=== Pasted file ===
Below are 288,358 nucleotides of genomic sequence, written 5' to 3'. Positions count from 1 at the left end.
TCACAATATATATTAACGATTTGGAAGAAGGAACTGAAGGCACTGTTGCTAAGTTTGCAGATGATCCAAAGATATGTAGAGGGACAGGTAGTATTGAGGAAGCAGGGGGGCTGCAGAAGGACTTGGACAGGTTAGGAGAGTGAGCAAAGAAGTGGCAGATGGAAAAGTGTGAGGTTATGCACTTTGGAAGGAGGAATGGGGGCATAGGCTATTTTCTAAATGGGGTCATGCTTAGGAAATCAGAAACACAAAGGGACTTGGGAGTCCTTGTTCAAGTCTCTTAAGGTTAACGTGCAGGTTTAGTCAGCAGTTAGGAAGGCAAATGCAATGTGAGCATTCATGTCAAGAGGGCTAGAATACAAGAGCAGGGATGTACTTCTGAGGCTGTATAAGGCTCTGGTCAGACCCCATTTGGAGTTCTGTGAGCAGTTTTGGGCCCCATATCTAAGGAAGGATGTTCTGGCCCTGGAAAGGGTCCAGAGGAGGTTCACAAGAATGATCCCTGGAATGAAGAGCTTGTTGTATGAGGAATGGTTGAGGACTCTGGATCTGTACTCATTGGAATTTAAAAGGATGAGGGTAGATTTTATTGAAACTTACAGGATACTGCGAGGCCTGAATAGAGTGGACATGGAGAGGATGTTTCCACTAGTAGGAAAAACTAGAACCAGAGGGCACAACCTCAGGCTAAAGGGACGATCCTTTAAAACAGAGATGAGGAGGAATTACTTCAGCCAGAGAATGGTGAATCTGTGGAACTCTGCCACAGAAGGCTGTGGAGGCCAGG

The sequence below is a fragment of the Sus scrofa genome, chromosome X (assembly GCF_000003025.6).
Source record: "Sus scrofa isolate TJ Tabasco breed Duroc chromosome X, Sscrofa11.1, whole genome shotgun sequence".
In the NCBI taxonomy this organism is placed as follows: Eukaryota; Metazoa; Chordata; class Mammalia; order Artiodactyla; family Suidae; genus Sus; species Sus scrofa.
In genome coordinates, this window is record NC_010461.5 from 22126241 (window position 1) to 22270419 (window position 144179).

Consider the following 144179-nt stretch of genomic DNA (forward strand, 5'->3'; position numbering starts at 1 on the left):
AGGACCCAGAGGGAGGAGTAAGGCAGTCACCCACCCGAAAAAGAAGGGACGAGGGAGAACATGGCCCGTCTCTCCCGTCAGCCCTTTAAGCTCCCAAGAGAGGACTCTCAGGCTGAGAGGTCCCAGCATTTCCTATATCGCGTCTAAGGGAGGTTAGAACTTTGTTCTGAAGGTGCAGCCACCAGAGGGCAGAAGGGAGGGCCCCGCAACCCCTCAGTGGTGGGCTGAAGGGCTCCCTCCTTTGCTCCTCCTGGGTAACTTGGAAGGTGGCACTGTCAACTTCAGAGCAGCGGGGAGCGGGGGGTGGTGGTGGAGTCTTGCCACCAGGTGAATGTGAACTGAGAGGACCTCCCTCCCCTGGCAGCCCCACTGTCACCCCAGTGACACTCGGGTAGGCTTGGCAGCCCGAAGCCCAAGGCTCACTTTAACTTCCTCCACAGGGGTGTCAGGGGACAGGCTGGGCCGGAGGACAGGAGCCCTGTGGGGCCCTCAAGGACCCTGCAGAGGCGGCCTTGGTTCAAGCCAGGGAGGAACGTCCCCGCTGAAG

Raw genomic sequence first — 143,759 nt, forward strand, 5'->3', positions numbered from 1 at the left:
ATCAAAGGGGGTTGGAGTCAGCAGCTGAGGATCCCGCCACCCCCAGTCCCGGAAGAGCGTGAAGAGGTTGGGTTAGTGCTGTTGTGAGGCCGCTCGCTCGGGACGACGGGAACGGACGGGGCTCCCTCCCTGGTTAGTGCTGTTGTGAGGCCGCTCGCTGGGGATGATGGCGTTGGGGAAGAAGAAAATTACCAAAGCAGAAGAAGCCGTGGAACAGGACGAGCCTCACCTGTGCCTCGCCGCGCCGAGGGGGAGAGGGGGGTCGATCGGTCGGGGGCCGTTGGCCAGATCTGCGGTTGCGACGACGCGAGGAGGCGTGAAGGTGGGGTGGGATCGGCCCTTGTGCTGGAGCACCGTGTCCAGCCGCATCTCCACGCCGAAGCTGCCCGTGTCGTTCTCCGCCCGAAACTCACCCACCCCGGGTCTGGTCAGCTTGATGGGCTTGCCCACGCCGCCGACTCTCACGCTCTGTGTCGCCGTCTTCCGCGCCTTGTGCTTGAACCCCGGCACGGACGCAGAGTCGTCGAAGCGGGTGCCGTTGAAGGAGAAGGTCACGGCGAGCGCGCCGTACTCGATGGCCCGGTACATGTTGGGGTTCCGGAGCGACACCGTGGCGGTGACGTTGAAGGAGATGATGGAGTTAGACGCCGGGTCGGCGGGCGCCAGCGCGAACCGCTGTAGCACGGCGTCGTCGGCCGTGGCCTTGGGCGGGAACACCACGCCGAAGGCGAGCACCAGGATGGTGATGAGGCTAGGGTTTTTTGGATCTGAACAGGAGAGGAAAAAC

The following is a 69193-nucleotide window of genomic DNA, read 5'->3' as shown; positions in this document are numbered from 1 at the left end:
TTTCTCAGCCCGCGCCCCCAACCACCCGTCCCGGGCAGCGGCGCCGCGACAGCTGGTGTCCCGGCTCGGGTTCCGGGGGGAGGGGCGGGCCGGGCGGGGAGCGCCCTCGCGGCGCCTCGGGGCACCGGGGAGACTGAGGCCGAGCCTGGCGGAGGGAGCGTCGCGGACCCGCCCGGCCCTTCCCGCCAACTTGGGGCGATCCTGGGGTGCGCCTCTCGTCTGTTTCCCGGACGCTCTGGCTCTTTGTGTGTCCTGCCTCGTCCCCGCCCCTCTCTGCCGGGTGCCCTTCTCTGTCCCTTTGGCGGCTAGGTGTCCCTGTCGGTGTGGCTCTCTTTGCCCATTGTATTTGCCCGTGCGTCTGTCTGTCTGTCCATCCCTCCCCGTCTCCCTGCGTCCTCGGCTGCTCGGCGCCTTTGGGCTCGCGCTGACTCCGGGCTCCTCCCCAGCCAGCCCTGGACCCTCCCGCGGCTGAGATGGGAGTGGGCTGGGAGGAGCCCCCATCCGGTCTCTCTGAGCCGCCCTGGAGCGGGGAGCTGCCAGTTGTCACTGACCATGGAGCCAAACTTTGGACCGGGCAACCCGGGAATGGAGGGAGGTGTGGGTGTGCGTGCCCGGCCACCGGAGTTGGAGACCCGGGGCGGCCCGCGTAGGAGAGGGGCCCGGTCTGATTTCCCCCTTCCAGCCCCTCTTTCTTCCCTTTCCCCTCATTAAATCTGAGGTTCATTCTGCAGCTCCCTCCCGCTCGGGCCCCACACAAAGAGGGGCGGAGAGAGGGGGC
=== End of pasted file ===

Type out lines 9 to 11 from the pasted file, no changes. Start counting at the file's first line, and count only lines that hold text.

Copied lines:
Raw genomic sequence first — 143,759 nt, forward strand, 5'->3', positions numbered from 1 at the left:
ATCAAAGGGGGTTGGAGTCAGCAGCTGAGGATCCCGCCACCCCCAGTCCCGGAAGAGCGTGAAGAGGTTGGGTTAGTGCTGTTGTGAGGCCGCTCGCTCGGGACGACGGGAACGGACGGGGCTCCCTCCCTGGTTAGTGCTGTTGTGAGGCCGCTCGCTGGGGATGATGGCGTTGGGGAAGAAGAAAATTACCAAAGCAGAAGAAGCCGTGGAACAGGACGAGCCTCACCTGTGCCTCGCCGCGCCGAGGGGGAGAGGGGGGTCGATCGGTCGGGGGCCGTTGGCCAGATCTGCGGTTGCGACGACGCGAGGAGGCGTGAAGGTGGGGTGGGATCGGCCCTTGTGCTGGAGCACCGTGTCCAGCCGCATCTCCACGCCGAAGCTGCCCGTGTCGTTCTCCGCCCGAAACTCACCCACCCCGGGTCTGGTCAGCTTGATGGGCTTGCCCACGCCGCCGACTCTCACGCTCTGTGTCGCCGTCTTCCGCGCCTTGTGCTTGAACCCCGGCACGGACGCAGAGTCGTCGAAGCGGGTGCCGTTGAAGGAGAAGGTCACGGCGAGCGCGCCGTACTCGATGGCCCGGTACATGTTGGGGTTCCGGAGCGACACCGTGGCGGTGACGTTGAAGGAGATGATGGAGTTAGACGCCGGGTCGGCGGGCGCCAGCGCGAACCGCTGTAGCACGGCGTCGTCGGCCGTGGCCTTGGGCGGGAACACCACGCCGAAGGCGAGCACCAGGATGGTGATGAGGCTAGGGTTTTTTGGATCTGAACAGGAGAGGAAAAAC

The following is a 69193-nucleotide window of genomic DNA, read 5'->3' as shown; positions in this document are numbered from 1 at the left end: